Nurturing Curriculum

Nurturing Curriculum

The university has launched a Curricular Incubation Center to stay abreast with current and emerging needs and to accelerate the development of curriculum in high priority areas. Programs within the College of Arts and Sciences have recently played a part in several projects funded through the center.

Bioinformatics

UW-Stout has added a program concentration in a new scientific discipline called bioinformatics. The science combines the tools and techniques of mathematics, computer science and biology in order to answer fundamental questions in biology. This knowledge could be used in the future to cure diseases, create new crops and improve the human condition. With the addition of bioinformatics, students can now earn a Bachelor of Science degree in applied mathematics and computer science with a bioinformatics concentration.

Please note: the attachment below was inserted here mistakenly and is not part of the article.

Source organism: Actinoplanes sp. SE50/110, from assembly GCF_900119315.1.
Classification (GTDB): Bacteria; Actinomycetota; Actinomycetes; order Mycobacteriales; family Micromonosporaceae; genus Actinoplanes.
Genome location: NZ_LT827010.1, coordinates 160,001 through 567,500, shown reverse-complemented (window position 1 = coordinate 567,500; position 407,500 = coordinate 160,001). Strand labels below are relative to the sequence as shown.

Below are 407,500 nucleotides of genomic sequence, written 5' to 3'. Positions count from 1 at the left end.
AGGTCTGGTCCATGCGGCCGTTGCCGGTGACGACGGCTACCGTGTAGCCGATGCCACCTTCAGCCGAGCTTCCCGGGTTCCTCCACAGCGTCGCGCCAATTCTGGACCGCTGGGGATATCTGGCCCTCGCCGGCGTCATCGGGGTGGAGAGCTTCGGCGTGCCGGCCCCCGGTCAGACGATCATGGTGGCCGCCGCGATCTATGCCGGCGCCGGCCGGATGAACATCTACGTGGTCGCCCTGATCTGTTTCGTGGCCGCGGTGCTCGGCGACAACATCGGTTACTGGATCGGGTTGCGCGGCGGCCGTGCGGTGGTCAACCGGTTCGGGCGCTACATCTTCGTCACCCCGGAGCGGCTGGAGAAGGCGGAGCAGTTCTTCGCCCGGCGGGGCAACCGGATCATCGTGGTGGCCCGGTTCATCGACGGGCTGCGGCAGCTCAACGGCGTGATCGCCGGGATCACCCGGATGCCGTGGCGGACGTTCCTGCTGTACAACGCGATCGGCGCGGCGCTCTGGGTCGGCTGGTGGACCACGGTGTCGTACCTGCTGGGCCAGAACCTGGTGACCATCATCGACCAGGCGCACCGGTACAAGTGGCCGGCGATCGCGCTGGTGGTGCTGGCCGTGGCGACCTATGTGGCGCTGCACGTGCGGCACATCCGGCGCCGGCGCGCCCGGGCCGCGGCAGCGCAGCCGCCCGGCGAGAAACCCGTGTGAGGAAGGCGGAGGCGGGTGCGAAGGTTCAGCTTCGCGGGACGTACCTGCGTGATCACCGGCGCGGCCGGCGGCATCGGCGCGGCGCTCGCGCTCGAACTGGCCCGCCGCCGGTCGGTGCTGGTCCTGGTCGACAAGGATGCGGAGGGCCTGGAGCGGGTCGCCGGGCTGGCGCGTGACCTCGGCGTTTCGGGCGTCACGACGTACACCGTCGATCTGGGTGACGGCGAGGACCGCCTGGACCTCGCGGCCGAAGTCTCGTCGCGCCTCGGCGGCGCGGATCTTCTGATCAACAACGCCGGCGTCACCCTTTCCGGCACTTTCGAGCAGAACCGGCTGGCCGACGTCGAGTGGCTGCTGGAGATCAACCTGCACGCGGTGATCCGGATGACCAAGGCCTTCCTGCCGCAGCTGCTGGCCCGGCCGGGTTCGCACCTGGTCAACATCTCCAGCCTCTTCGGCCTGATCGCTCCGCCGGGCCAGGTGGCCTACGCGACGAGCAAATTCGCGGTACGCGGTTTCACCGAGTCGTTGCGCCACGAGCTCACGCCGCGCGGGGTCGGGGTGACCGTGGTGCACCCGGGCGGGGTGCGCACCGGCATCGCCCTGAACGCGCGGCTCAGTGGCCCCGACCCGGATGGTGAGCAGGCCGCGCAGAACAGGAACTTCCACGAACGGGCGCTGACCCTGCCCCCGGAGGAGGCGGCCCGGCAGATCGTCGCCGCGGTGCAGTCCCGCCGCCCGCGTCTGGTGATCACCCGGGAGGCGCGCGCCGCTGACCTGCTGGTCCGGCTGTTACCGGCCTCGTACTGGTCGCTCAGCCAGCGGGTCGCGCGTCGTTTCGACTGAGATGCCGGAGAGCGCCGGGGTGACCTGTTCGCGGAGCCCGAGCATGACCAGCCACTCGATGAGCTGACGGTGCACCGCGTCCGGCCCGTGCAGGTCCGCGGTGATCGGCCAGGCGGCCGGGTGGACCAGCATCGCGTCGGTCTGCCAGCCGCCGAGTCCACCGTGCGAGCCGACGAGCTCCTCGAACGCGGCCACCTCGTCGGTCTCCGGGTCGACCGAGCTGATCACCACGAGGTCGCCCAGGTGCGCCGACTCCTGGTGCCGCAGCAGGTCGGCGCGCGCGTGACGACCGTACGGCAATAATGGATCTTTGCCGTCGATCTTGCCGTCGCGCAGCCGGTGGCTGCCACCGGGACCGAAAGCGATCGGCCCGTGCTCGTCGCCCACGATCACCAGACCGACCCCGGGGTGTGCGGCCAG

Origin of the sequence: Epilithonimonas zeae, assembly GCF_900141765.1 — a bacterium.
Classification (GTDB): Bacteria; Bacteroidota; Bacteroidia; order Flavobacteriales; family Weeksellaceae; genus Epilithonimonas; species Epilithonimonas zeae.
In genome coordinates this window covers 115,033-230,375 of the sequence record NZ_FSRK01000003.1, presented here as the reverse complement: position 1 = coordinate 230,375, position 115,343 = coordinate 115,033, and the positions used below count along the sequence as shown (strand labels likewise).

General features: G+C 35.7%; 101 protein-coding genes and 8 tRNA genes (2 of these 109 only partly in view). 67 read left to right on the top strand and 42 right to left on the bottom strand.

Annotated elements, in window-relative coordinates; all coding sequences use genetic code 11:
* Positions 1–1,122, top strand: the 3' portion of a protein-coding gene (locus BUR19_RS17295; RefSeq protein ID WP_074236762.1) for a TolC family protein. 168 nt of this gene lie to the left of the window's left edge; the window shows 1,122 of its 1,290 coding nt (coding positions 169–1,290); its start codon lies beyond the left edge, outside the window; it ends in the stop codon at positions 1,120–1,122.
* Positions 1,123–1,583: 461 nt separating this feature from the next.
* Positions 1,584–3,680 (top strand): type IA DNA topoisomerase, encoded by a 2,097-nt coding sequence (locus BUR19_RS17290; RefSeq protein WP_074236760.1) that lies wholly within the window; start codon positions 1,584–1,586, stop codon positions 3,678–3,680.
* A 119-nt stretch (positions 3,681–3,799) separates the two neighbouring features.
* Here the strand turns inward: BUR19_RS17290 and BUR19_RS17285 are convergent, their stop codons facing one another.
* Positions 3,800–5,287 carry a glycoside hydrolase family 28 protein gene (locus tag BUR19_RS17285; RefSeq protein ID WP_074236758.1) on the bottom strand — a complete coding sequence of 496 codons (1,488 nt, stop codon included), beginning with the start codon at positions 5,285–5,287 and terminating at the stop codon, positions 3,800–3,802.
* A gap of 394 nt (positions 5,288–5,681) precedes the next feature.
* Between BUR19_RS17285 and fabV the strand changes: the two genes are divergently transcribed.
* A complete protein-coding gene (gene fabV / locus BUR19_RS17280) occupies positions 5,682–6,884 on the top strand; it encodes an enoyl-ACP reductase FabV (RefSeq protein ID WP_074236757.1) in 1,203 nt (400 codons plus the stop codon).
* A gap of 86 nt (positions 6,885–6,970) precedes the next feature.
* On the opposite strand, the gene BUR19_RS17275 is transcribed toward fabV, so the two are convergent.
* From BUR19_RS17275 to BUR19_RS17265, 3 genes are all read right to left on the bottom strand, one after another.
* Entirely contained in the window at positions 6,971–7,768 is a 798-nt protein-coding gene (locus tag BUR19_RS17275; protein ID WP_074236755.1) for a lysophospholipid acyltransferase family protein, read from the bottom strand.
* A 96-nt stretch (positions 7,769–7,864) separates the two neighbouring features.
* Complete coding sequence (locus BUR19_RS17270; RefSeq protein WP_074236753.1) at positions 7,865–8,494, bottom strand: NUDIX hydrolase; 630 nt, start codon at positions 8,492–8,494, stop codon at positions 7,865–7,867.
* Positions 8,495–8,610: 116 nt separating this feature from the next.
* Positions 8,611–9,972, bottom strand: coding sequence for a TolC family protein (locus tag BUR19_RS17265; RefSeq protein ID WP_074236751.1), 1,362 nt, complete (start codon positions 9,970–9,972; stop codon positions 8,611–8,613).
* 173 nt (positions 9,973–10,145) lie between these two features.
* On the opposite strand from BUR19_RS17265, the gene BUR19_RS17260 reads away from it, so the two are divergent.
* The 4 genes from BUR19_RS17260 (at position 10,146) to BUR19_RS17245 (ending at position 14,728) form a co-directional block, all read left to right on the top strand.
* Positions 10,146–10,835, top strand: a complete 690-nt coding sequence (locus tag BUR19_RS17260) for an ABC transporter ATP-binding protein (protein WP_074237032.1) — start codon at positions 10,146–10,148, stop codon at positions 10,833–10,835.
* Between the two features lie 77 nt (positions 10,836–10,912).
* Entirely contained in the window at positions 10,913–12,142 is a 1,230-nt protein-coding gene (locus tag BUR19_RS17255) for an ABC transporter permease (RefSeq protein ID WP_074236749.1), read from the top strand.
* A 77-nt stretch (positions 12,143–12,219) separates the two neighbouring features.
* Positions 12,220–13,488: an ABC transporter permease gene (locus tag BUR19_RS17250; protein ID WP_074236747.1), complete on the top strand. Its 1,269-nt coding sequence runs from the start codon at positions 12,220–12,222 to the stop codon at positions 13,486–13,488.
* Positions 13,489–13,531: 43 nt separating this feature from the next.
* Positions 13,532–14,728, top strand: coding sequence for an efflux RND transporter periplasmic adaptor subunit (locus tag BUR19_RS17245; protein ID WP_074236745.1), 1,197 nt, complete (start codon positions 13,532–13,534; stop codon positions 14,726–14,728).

Interactive Digital Environments

The university is in the process of developing two new concentrations in game design and development: one in computer science and the other in multimedia design. Gaming is no longer just for fun; it is a serious business. Traditional studios like Sony and Nintendo are actively seeking programmers and designers to fill their development teams. Airlines also use flight-simulation packages to keep their pilot skills up-to-date; and military defense contractors need software to educate their technicians on how to operate satellites, telescopes and other hardware. The possibilities for using game design and development skills are endless.

Nanotechnology

UW-Stout is developing a cross-disciplinary approach to nanotechnology in applied science, engineering and food. The National Science Foundation predicts that the market for nanotech products and services will reach $1 trillion by 2015. Current products using nanomaterials include paints, cosmetics, pharmaceuticals, clothing and computer screens. Future possibilities include providing better food and nutrition products. Currently, UW-Stout is doing research on common materials, such as aluminum oxide, at the molecular level. It could result in materials that are stronger, lighter and easier to use.

Outlook Winter 2006 v3